Quiet Reflection of the Sichuan Wen Chuan Earthquake
2008 by all accounts would be a big year. Not only would it be the year of the Olympics, but it would also mark the 30 year anniversary of Deng’s economic reforms.
The year however started with a series of disasters, featuring a series of freakish snow storms over the Chinese New Year as well as riots in Lhasa in March. In the advent of the much maligned Torch Relay, there were even doubts about the prospects of Beijing successfully hosting the much anticipated Olympic Games.
But the Sichuan Earthquake changed everything. The way the country – and Chinese from all over the world – came together to help the victims of Sichuan and surrounding areas in the quake’s aftermath made many realize that the Chinese People only have themselves to prove and to answer.
The Six Month anniversary of the Sichuan Earthquake is being marked by somber and quiet reflection over a great tragedy as well as … I think … an appreciation of the hidden strength of the Chinese people.
We Chinese as a nation may still have some ways to go to be where we want to be. But we are comforted by the fact that if we work together, we will inevitably reach our goal and in the process make the world a better place.
Below are excerpts of a report from Xin Hua News about the opening of a memorial park commemorating the earthquake:
The first memorial park to the 87,000 dead and missing from China’s May 12 earthquake opened on Wednesday in the southwestern Sichuan Province.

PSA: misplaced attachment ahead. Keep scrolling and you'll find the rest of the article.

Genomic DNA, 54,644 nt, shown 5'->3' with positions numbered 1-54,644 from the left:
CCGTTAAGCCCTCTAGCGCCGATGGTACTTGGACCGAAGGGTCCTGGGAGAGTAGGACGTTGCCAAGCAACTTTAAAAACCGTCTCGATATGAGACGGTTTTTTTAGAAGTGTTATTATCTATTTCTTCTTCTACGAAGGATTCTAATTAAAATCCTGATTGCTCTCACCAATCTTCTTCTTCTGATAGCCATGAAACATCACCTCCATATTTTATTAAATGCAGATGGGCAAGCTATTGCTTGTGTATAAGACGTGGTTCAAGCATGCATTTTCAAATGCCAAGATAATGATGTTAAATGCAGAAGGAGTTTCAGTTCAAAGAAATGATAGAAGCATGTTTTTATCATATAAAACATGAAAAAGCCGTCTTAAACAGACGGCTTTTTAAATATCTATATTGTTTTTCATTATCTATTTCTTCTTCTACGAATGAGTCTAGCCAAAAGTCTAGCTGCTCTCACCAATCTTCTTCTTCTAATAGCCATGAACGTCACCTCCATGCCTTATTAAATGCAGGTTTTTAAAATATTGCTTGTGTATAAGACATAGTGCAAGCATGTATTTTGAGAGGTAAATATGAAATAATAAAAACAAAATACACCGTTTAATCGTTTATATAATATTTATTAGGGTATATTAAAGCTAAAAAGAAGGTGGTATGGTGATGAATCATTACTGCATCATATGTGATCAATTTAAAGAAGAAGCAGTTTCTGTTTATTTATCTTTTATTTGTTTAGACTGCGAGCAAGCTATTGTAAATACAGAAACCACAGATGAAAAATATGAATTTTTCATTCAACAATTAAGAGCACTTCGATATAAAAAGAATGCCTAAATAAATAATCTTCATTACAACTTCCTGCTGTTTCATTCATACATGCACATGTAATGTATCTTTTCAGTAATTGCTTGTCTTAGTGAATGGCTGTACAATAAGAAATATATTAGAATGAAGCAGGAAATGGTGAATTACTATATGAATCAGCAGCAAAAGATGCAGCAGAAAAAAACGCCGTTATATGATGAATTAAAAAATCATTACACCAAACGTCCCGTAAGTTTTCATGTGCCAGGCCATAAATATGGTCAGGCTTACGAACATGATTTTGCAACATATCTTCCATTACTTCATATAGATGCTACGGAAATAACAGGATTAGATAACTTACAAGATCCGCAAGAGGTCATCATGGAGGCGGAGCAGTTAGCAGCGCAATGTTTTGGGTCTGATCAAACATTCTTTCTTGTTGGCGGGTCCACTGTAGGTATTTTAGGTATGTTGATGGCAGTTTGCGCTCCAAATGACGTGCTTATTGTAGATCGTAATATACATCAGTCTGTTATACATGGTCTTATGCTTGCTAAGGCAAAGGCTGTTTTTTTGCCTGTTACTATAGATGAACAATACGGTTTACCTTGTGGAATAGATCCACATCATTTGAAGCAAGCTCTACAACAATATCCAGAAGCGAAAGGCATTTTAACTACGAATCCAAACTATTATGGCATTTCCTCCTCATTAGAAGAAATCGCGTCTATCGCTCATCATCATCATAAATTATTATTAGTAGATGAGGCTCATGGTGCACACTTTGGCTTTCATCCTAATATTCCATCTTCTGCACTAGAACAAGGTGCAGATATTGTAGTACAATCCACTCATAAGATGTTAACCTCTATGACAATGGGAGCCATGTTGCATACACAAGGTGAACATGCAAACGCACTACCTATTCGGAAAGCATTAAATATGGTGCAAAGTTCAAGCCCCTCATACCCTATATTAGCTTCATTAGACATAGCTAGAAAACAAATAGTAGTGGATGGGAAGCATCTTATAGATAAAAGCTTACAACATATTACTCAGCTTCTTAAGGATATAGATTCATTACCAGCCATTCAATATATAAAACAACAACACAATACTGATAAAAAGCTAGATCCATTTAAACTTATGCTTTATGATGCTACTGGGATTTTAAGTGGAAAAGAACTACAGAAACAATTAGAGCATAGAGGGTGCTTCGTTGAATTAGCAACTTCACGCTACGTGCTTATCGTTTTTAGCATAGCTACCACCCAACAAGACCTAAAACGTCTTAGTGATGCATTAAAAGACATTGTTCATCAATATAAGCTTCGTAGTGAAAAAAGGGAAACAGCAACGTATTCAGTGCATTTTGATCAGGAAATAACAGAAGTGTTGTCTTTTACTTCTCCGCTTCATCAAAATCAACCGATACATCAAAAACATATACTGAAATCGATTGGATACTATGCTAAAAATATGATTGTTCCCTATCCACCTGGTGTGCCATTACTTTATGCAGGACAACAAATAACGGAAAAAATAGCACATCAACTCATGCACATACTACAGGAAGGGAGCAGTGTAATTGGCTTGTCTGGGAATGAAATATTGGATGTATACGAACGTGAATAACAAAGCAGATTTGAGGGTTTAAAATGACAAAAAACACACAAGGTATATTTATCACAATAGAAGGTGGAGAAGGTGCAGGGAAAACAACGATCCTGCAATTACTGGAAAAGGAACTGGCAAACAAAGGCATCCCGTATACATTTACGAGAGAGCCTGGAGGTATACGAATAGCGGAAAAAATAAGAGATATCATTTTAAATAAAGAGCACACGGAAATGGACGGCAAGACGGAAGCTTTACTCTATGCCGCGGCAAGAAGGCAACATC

The Y-shaped park, spanning almost 50 square kilometers in the countryside of Qingchuan County, is centered on a huge rock erected on the ruins of Donghekou Village and inscribed with “2008–5.12–14:28”, the exact date and time of the 8-magnitude quake.
Many landforms resulting from the earthquake can be found in the park, such as landslides, cracks, faults and folds.
Thousands of survivors from Qingchuan and elsewhere attended the opening ceremony on Wednesday morning to pay their respects.
“My mother often wakes up screaming at night, She cannot accept the fact even now,” villager Yang Haiqiong said of her mother Jiang Wanqiong. They lost 10 family members in the quake, and only five survived.
Donghekou Village was completely buried under landslides, with more than 780 people dead.
Another huge rock in the park was painted with a red large Chinese character for “xie” (Thanks), and villager He Xianmei was seen cleaning the rock with a white towel on Wednesday morning.
“The xie character expresses our great gratitude to everyone who helped us. No dirt should be seen on it,” he said.
“It also tells us survivors to care for each other and live well in the rest of our lives.”
The quake centered in Wenchuan County left more than 69,000 people dead, 374,000 injured, 18,000 missing and millions homeless.
More than 31,000 aftershocks have been reported since, with the strongest measuring 6.4 on the Richter scale.
In terms of the intensity and scope of destruction, the May 12 quake is believed to have surpassed the 7.8-magnitude quake in 1976 in Tangshan, northern Hebei Province, which claimed more than 240,000 lives.
Here are some pictures collected from various sources.
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